Rheumatoid arthritis symptoms- What are the first signs of rheumatoid arthritis?

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Rheumatoid arthritis symptoms- What are the first signs of rheumatoid arthritis?

Rheumatoid arthritis is an incredibly aggressive and destructive form of arthritis, and it’s incredibly important to recognize it at an early stage before it becomes something full-blown or progressive because the earlier you catch it the better the chances that you can prevent it from progressing where you’ve had permanent and significant destructive changes. So there are a number of things that you can look out for that might make you suspicious that you could be developing this sort of condition.

Firstly it’s important to understand that rheumatoid arthritis is a condition of the immune system. What that means is that your immune system, which is normally meant to protect you from bacteria and viruses, in this condition can start to look at your own joints and other organs as foreign and actually attack it and cause inflammation which then leads to the symptoms that you see in rheumatoid arthritis. This is important to understand because besides joint pain, there are a number of other things that you should be on the lookout for as well that could indicate that you’re developing something bigger. It’s also important to remember that the inflammation that occurs in rheumatoid arthritis is a systemic phenomenon. What that means is that it’s a total body inflammation. So as an example of total body inflammation things that you may experience early on in this condition includes significant fatigue. Possibly weight loss as well and very prominent stiffness first thing in the morning. For those of us that are over 40 years old, you may have a little bit of stiffness normally that can occur but that generally lasts for 5 to 10 minutes and as we start to move that stiffness goes away relatively quickly. On the other hand in a condition like rheumatoid arthritis that inflammation in the whole body is so significant that it can take over 60 Minutes or over an hour to really clear out from your body first thing in the morning.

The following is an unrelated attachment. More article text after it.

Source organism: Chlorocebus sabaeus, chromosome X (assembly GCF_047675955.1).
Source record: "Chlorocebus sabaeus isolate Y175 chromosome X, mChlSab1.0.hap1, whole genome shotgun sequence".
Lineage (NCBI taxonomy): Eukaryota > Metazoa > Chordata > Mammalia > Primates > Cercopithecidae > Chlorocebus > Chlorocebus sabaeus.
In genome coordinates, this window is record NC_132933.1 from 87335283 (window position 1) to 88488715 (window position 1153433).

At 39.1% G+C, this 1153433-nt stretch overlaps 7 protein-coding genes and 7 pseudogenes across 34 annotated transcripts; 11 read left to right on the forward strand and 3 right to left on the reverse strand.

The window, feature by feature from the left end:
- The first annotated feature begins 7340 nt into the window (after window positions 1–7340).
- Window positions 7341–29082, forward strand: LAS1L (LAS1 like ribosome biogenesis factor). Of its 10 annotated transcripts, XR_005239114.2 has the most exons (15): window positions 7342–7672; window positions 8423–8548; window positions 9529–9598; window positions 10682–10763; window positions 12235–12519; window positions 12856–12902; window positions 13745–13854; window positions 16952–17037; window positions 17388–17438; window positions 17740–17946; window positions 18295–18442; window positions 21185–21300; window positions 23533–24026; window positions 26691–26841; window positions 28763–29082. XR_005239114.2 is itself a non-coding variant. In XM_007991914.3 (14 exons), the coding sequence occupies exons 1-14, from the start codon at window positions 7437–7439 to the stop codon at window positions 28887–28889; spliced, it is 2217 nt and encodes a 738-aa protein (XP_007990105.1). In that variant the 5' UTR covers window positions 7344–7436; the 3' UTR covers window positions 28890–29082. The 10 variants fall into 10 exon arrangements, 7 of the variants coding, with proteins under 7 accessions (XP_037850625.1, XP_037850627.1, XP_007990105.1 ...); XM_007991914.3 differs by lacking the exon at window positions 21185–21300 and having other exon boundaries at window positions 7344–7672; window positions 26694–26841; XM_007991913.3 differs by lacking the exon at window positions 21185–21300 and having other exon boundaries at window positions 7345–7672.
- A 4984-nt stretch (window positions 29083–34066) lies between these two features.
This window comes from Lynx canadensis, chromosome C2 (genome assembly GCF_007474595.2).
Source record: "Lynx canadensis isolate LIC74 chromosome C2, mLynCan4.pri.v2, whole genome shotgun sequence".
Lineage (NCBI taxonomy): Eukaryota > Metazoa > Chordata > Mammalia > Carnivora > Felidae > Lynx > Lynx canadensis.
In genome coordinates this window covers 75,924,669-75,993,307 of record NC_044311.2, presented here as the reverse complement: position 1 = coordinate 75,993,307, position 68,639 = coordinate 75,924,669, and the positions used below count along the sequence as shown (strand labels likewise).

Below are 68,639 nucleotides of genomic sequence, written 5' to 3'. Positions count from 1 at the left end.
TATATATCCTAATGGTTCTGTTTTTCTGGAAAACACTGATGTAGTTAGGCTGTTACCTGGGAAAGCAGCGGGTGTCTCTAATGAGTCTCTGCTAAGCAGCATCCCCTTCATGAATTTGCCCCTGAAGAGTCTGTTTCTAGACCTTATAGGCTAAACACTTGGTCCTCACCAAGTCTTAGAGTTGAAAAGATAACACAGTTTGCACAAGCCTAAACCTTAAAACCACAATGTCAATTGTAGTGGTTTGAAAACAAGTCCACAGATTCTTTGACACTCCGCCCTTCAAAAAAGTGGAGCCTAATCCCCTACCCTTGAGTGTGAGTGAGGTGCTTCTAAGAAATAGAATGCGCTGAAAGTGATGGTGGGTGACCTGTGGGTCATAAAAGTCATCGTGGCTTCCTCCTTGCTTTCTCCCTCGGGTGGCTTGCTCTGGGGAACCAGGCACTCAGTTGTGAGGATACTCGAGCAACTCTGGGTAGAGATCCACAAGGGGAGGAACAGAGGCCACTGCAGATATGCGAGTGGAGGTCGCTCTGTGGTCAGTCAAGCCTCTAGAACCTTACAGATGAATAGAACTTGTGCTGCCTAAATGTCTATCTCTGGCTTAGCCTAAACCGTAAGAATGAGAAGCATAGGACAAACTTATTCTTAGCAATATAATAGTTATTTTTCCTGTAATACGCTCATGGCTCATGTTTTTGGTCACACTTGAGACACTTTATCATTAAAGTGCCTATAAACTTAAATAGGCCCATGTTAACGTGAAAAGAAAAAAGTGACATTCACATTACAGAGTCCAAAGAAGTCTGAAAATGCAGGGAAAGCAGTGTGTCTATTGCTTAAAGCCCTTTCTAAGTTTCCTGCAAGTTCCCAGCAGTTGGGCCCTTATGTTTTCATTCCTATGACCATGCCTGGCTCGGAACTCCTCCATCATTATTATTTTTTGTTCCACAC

Rheumatoid arthritis is an inflammatory arthritis. What that means is that you have very significant inflammation within the joint as well. An inflamed joint characteristically looks like there’s swelling in the joint, as well as significant pain, warmth, sometimes redness, and very significant pain as well. How do you know if you have swelling in a joint? In some cases it can look very obvious. You look at your hands, you look at your knee, it may look very obvious where you see a very swollen and inflamed joint. In other cases an inflamed or swollen joint may not look quite so obvious but you’ll notice that you have difficulty fully flexing or extending the joint that’s inflamed that can also sometimes indicate that there’s fluid within the joint as well.

The classic definition of rheumatoid arthritis is one where you have inflammation in joints on the right and left side of the body. Affecting prominently the small joints, meaning the hands and the feet. With significant stiffness lasting for more than 60 minutes, and symptoms that last for more than six weeks. That last one is important because there are other conditions that can mimic rheumatoid arthritis, but they generally are self limiting. So as an example, if you had a bad cold or viral infection, you may have some generalized aches and pains in the body, but generally speaking that only lasts for a couple weeks at most. It’s important to understand the normal time course of rheumatoid arthritis and when pain is becoming chronic, which again is defined as more than six weeks, that’s when you need to start worrying about this kind of diagnosis. It’s also important to understand that while the small joints, the hands and the feet, are classically affected, in reality in a condition like rheumatoid arthritis any joint in the body can be affected.

If you have a joint that is inflamed, again which means swollen warm very significantly painful and reduced range of motion with flexion and extension, you should consider whether you may have an inflammatory arthritis. And within that category of conditions, there’s a number of different diagnoses, rheumatoid arthritis is one of the most significant ones within that list. So if you have pain and swelling in a joint lasting for more than six weeks, I strongly recommend you check in with your trusted physician and get checked out for a condition like rheumatoid arthritis. Make an early diagnosis, get started on an appropriate treatment, and try to live your best life possible.

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